Swiss banks don't want to hide, so we don't want to seek!

The government has a list of politicians who have black money stashed away with an obliging UBS. But it will do nothing about it!


Vishwabandhu Gupta | July 13, 2010

Hide and seek!
Hide and seek!

If you want to know what the Indian government does not want you to know about Swiss banks' operations, let's begin with some backgrounder.
Union Bank of Switzerland (UBS) is in a severe crisis over charges of financial frauds, being accessory to money laundering and huge losses in the US. Barack Obama has put pressure on Swiss banks, threatening sanctions on the entire Swiss economy after Swiss banks refused to hand over the names of American depositors.

These banks have urged American authorities that they can charge them whatever tax they think they ought to pay under the US law but only thing they want is that these depositors, their clients, should not be criminally prosecuted and sent to jails. Obama had voluntarily offered a short-term amnesty to American depositors in Swiss banks from criminal prosecution, if they make complete confessions before the Internal Revenue Service (IRS). Reports say over 30,000 Americans have made confessions and, hold your breath, each shall have to pay 60 to 90 percent tax on their largest deposit amount.

But Obama is now refusing to waver from his right of criminal prosecution of American citizens as well as confiscation of assets of all Swiss banks operating in America since the amnesty period is over. Further, the Senate is also busy drafting a bill with a provision to send to jail any American who opens an account in any tax haven.

Not only Swiss bankers have been brought to knees by a tough Obama administration but they have also agreed to make a similar surrender to all other G20 nations, including incidentally, India. Earlier, during a G20 meeting which was also attended by Prime Minister Manmohan Singh, the EU had threatened Swiss authorities of severe action.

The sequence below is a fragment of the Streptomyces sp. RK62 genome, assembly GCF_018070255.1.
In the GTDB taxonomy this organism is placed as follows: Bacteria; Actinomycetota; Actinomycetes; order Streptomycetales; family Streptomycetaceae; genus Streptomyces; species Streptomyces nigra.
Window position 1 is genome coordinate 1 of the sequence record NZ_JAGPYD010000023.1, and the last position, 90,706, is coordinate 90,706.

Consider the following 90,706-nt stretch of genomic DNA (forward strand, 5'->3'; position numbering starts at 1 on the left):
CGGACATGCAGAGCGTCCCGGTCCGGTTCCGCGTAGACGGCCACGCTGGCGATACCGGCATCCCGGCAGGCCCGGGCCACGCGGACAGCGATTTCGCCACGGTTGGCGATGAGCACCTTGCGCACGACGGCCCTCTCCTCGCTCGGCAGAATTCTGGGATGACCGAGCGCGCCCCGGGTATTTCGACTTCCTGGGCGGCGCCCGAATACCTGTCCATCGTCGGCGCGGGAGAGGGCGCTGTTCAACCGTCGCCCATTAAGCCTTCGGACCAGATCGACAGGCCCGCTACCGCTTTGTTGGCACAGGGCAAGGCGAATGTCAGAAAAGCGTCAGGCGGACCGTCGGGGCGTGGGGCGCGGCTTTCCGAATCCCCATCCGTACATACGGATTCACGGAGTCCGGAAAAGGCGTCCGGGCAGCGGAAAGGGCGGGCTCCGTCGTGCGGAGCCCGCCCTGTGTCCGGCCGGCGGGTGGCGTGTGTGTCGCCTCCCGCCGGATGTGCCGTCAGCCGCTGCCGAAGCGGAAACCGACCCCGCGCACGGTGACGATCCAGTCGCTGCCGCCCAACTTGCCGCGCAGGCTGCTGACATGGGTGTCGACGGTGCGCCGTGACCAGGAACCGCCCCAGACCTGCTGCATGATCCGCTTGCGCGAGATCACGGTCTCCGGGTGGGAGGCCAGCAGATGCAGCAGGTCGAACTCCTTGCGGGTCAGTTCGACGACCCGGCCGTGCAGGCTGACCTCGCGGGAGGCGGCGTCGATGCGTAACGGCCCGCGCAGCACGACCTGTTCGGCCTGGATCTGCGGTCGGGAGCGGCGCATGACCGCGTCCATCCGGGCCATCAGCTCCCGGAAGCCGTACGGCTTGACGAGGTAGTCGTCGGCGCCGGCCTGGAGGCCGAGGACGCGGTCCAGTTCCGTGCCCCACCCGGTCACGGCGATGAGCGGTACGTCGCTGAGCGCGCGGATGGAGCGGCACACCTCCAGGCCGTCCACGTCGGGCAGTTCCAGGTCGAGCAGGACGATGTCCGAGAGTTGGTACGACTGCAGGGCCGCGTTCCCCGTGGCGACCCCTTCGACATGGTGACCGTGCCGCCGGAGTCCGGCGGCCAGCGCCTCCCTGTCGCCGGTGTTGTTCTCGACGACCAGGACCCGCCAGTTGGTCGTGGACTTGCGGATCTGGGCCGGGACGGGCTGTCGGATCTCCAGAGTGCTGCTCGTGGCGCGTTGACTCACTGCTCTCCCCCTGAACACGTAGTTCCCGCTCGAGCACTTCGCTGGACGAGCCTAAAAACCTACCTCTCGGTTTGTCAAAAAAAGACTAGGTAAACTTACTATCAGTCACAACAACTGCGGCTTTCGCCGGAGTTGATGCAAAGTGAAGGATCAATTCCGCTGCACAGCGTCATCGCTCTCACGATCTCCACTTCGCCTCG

Thus, the shell of Swiss secrecy now stands almost cracked, if not completely broken yet. On June 14, the Swiss parliament has given a go-ahead to Swiss banks to share information with all other nations with which it shall sign a treaty of exchange of information about their depositors.

The Swiss are still negotiating for immunity from criminal prosecution of their erstwhile depositors and also to impose the same transparency protocol on all other 28 tax havens too so that the secret banking, is given a burial the world over.

Early in 2008, the Reserve Bank of India got a request from biggest Swiss and European bank, UBS, to open a branch in the country. RBI has stipulated a set of requirements that any foreign bank must fulfill to have a branch in India and UBS did not qualify on these parameters. The UBS application should have been rejected by RBI itself and it had been rejected several times before. But RBI forwarded it to the then finance minister for directions. The reasons for the finance minister’s intervention were, apparently, linked to something else.